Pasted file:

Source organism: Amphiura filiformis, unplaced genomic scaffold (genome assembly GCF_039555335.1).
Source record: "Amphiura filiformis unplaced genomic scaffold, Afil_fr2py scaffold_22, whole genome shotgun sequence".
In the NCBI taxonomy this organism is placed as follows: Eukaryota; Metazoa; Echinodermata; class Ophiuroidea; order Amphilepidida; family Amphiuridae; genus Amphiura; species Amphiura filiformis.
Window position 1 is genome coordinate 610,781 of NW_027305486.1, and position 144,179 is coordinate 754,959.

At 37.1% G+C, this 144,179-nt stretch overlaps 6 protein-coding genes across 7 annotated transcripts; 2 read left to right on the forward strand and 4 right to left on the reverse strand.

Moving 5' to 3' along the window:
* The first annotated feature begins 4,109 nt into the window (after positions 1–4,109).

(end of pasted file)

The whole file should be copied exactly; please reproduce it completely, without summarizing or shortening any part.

Source organism: Amphiura filiformis, unplaced genomic scaffold (genome assembly GCF_039555335.1).
Source record: "Amphiura filiformis unplaced genomic scaffold, Afil_fr2py scaffold_22, whole genome shotgun sequence".
In the NCBI taxonomy this organism is placed as follows: Eukaryota; Metazoa; Echinodermata; class Ophiuroidea; order Amphilepidida; family Amphiuridae; genus Amphiura; species Amphiura filiformis.
Window position 1 is genome coordinate 610,781 of NW_027305486.1, and position 144,179 is coordinate 754,959.

At 37.1% G+C, this 144,179-nt stretch overlaps 6 protein-coding genes across 7 annotated transcripts; 2 read left to right on the forward strand and 4 right to left on the reverse strand.

Moving 5' to 3' along the window:
* The first annotated feature begins 4,109 nt into the window (after positions 1–4,109).